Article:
Summary: Researchers identify the top ten funniest words in the English language and determine there are two main kinds of predictors for the funniness of the words; those related to the form and those related to the word’s meaning.
Source: University of Alberta.
Upchuck, bubby, boff, wriggly, yaps, giggle, cooch, guffaw, puffball, and jiggly: the top 10 funniest words in the English language, according to a new study by University of Alberta psychology experts.
The researchers determined that there are two main kinds of predictors of funniness in words: those related to the form of the word and those related to its meaning.
“Humour is, of course, still personal,” explained Chris Westbury, professor in the Department of Psychology in the Faculty of Science. “Here, we get at the elements of humour that aren’t personal; things that are universally funny.”
The purpose of the study was to understand just what it is about certain words that makes them funny. Westbury and his collaborator Geoff Hollis, from the Department of Computing Science, began their work based on a study from the University of Warwick, which had participants rate the humorousness of nearly 5,000 English words. Westbury and Hollis modeled these ratings statistically. “Our model was good at predicting which words participants would judge as funny, and to what extent,” explained Westbury.
The findings show there are two types of funniness predictors: form predictors and semantic predictors.
Form predictors have nothing to do with the meaning of the word, but rather measure elements such as length, letter and sound probabilities, and how similar the word is to other words in sound and writing. For example, the study found that the letter k and the sound ‘oo’ (as in ‘boot’) are significantly more likely to occur in funny words than in words that are not funny.
Semantic predictors were taken from a computational model of language and measure how related each word is to different emotions, as well as to six categories of funny words: sex, bodily functions, insults, swear words, partying, and animals.
“We started out by identifying these six categories,” said Westbury. “It turns out that the best predictor of funniness is not distance from one of those six categories, but rather average distance from all six categories. This makes sense, because lots of words that people find funny fall into more than one category, like sex and bodily functions — like boobs.”
About this neuroscience research article
Source:University of Alberta Publisher: Organized by NeuroscienceNews.com. Image Source: NeuroscienceNews.com image is in the public domain. Original Research:Abstract for “Wriggly, squiffy, lummox, and boobs: What makes some words funny?” by Chris Westbury and Geoff Hollis in Journal of Experimental Psychology. Published November 26 2018. doi:10.1037/xge0000467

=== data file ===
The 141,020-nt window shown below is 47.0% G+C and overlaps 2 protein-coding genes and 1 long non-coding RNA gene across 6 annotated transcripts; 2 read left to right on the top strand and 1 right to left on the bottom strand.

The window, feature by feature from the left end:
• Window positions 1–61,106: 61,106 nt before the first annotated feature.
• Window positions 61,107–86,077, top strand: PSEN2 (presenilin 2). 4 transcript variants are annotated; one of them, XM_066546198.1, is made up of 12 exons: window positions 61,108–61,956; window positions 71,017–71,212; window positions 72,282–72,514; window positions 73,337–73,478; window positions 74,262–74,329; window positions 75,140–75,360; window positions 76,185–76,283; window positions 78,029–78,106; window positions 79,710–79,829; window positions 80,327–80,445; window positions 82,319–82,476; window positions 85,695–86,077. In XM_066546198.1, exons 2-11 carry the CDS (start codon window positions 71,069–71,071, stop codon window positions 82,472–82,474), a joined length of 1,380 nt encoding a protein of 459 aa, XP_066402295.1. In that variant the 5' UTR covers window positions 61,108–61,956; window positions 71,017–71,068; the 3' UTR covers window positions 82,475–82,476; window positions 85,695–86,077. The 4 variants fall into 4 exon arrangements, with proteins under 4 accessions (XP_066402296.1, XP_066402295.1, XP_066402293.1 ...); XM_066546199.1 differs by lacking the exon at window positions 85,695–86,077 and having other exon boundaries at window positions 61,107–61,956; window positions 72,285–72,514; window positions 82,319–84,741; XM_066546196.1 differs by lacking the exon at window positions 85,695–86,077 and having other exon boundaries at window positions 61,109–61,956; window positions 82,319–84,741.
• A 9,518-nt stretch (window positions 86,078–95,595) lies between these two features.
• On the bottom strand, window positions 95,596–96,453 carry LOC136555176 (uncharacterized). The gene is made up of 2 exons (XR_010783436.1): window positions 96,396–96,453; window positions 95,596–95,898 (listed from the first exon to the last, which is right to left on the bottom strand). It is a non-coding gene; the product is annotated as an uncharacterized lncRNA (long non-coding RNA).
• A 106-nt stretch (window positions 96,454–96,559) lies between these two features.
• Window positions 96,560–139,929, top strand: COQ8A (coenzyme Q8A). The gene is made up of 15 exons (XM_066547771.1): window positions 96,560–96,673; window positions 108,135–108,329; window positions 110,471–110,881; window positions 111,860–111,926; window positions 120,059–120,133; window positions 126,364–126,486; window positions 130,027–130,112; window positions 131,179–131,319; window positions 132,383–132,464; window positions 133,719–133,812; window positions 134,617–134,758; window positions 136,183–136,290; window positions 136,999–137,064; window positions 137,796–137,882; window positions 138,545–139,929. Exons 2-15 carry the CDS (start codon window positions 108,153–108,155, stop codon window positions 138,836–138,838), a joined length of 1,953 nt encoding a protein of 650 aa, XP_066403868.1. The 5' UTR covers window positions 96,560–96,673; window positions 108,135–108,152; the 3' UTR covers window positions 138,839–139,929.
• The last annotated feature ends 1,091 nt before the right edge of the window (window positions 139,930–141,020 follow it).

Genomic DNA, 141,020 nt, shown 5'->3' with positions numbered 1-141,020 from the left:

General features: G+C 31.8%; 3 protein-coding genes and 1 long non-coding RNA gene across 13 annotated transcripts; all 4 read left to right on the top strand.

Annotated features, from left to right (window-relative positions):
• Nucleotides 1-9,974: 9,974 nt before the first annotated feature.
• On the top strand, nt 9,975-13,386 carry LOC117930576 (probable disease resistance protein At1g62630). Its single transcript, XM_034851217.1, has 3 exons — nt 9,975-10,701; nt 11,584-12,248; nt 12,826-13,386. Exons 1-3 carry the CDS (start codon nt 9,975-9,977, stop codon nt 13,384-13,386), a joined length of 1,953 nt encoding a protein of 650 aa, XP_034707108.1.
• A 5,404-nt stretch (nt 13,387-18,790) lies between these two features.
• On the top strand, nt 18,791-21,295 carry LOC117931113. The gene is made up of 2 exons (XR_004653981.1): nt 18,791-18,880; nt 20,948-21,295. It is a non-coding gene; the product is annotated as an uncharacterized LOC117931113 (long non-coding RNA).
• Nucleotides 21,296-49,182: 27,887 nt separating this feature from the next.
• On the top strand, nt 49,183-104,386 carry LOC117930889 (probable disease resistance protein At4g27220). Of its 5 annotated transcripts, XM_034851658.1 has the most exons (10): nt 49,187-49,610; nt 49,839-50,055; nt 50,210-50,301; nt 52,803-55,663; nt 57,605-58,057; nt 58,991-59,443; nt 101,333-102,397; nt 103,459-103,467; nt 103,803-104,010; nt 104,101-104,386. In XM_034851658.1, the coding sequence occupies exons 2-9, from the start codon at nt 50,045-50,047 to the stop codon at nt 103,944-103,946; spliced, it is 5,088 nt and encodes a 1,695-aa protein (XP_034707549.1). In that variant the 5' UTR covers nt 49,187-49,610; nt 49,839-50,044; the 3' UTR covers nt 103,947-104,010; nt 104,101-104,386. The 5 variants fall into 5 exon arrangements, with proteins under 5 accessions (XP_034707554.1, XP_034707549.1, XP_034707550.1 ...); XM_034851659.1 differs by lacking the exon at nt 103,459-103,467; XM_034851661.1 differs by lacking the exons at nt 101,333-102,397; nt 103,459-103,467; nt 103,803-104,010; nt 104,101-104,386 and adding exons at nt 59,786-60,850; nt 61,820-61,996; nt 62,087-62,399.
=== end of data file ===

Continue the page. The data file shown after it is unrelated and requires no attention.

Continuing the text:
Cite This NeuroscienceNews.com Article
[cbtabs][cbtab title=”MLA”]University of Alberta”Wriggly, Giggle, Puffball: What Makes Some Words Funny?.” NeuroscienceNews. NeuroscienceNews, 28 November 2018. <https://neurosciencenews.com/funny-word-sounds-10269/>.[/cbtab][cbtab title=”APA”]University of Alberta(2018, November 28). Wriggly, Giggle, Puffball: What Makes Some Words Funny?. NeuroscienceNews. Retrieved November 28, 2018 from https://neurosciencenews.com/funny-word-sounds-10269/[/cbtab][cbtab title=”Chicago”]University of Alberta”Wriggly, Giggle, Puffball: What Makes Some Words Funny?.” https://neurosciencenews.com/funny-word-sounds-10269/ (accessed November 28, 2018).[/cbtab][/cbtabs]
Wriggly, squiffy, lummox, and boobs: What makes some words funny?
Theories of humor tend to be post hoc descriptions, suffering from insufficient operationalization and a subsequent inability to make predictions about what will be found humorous and to what extent. Here we build on the Engelthaler & Hills’ (2017) humor rating norms for 4,997 words, by analyzing the semantic, phonological, orthographic, and frequency factors that play a role in the judgments. We were able to predict the original humor rating norms and ratings for previously unrated words with greater reliability than the split half reliability in the original norms, as estimated from splitting those norms along gender or age lines. Our findings are consistent with several theories of humor, while suggesting that those theories are too narrow. In particular, they are consistent with incongruity theory, which suggests that experienced humor is proportional to the degree to which expectations are violated. We demonstrate that words are judged funnier if they are less common and have an improbable orthographic or phonological structure. We also describe and quantify the semantic attributes of words that are judged funny and show that they are partly compatible with the superiority theory of humor, which focuses on humor as scorn. Several other specific semantic attributes are also associated with humor.